Endocrine Surgery Fellowship

The University of Michigan Norman W. Thompson Fellowship in Comprehensive Endocrine Surgery provides specialized training in all aspects of endocrine surgery over a 1-year clinical and integrated research program at one of the country’s top academic medical centers, Michigan Medicine.

Program Overview

The University of Michigan Division of Endocrine Surgery was the first of its kind in the country. Established by Norman W. Thompson in 1979, a founding member of both the American Association of Endocrine Surgeons and the International Association of Endocrine Surgery, the Division is one of the largest and busiest in the country and has a rich history. Many past and present leaders in endocrine surgery have come through our doors to train here or visit, and numerous breakthroughs in the fields of endocrine surgery, endocrinology, endocrine radiology and nuclear medicine have occurred within our walls.

Established in 1984, and the first Fellowship of its kind in the country, the Norman W.Thompson Fellowship in Comprehensive Endocrine Surgery is designed to facilitate the transition of trainees to independent endocrine surgeons who can confidently manage the full spectrum of endocrine surgical disease.

The Norman W. Thompson Fellowship in Endocrine Surgery is designed to allow the fellow to build a strong foundation in the clinical care of patients with basic and complex endocrine surgical disorders. The goal of the fellowship is to facilitate the graded transition of the trainee to an independent endocrine surgeon who is confident in the management of patients with the full spectrum of endocrine surgical disorders.

The Division of Endocrine Surgery performs about 1000 endocrine operative cases annually. This includes 400-500 thyroid, central neck and lateral neck operations, 350-400 parathyroidectomies, 5-10 endocrine pancreas operations, and 40-70 adrenal operations each year, providing ample clinical training. Complex re-operative cases are routinely performed, and the Fellow has an optional opportunity to maintain some routine general surgery as well. No trauma or acute care surgery call is required.

The Thompson fellow begins the year learning management and technical principles paired 1-on-1 on a weekly basis with the other endocrine surgical faculty on a rotating basis in both the clinic and operating room. A graded progression of and transition to increased independent responsibility occurs during the year. When appropriate, based on progress made during the year, the Fellow will eventually maintain their own clinic and operative schedule, including operating with general surgery trainees. Fellows develop skills in numerous operative techniques, including modified radical neck dissection, minimally invasive thyroid, and parathyroid techniques, and retroperitoneoscopic and robotic adrenalectomy, among others. The year also includes exposure to outpatient clinical care, endocrine pathology, radiology and nuclear medicine, and intraoperative parathyroid hormone monitoring. Training to hone skills with cervical ultrasound, FNA biopsy, and flexible laryngoscopy will be incorporated as well. Finally, education in radiofrequency and ethanol ablation techniques for thyroid nodules is available through our Interventional Thyroid Clinic.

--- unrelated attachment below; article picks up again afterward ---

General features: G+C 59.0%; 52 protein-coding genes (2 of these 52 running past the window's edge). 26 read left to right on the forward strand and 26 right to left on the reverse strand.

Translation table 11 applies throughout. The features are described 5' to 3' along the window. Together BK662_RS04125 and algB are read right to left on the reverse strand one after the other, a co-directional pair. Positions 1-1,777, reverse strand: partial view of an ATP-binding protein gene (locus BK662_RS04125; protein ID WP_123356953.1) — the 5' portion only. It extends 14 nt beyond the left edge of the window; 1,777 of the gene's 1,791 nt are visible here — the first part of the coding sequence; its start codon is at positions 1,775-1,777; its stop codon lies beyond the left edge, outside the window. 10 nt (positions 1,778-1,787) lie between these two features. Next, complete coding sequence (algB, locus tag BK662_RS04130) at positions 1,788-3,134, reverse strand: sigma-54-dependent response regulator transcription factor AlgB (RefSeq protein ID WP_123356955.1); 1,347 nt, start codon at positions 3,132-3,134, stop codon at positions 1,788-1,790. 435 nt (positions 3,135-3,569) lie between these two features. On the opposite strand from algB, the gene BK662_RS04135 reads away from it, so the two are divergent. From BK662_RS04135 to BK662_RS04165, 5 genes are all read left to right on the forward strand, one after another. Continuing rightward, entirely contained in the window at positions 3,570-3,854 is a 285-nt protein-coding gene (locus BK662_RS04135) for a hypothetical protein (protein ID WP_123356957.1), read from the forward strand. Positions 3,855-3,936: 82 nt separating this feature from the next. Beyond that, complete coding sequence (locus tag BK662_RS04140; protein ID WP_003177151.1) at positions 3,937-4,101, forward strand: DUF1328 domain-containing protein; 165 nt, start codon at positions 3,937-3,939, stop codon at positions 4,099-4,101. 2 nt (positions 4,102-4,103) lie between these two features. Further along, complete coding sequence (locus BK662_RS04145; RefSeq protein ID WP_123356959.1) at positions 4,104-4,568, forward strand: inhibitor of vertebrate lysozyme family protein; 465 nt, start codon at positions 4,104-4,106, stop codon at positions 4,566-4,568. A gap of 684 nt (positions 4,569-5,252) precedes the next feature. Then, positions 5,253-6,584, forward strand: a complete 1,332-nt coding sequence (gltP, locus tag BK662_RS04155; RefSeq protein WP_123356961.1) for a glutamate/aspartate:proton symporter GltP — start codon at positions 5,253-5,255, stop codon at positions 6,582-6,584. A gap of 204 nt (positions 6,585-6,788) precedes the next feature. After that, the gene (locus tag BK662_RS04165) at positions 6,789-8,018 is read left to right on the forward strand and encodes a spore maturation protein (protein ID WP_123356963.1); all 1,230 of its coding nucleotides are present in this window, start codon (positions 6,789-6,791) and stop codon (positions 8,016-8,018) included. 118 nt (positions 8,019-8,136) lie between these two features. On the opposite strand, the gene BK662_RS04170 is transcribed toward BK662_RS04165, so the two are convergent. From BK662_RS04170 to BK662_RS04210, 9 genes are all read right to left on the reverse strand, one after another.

The University of Michigan Endocrine Oncology program is world renowned for its adrenal cancer program and sees one of the highest volumes of adrenal cancer patients in the world. Extensive contact with endocrinologists, endocrine pathologists, radiologists, oncologists, and nuclear medicine specialists is ensured.

Fellows are considered members of the faculty and are funded for 1 year as a Clinical Instructor in the Department of Surgery, enjoy numerous opportunities to advance their clinical skills participate in clinical and/or basic science research, and are afforded all the rights and responsibilities of a faculty member. An administrative assistant, OR scheduler, inpatient physician assistants and outpatient clinical nurses are provided as support. There is also a CME fund for the fellow.

Fellows participate in weekly endocrine service teaching conferences as well as monthly Division, General Surgery Section and Departmental meetings. Fellows participate in medical student and resident educational lectures, review sessions, practical hands-on skills labs, and Endocrinology Fellow conferences. The weekly Multidisciplinary Endocrine Oncology tumor board offers a unique opportunity to discuss complex endocrine surgical cases. Experience in practice building, leadership development, and the business of medicine is also provided.

Contributions to the field of endocrine surgery through research and scholarly work is required and the fellow is provided mentorship and resources to complete this research during the fellowship. A robust clinical database system with thousands of patients and a statewide collaborative network in endocrine surgery provides ample material for clinical research projects. Opportunities for basic science research are also available and are wide ranging given the top tier research setting at University of Michigan.

Fellowship applicants are considered through the American Association of Endocrine Surgeons (AAES) fellowship match program.

Applications should include:

  • A current curriculum vitae
  • 3 letters of recommendation
  • A 1 page personal statement

Learn more about applying for this fellowship through the AAES →

Contact Us

Katie Mortenson

Fellowship Coordinator

Michigan Medicine Dept. of Surgery

Division of Endocrine Surgery
Taubman Center, Room 2920F
1500 East Medical Center Drive
Ann Arbor MI 48109-0331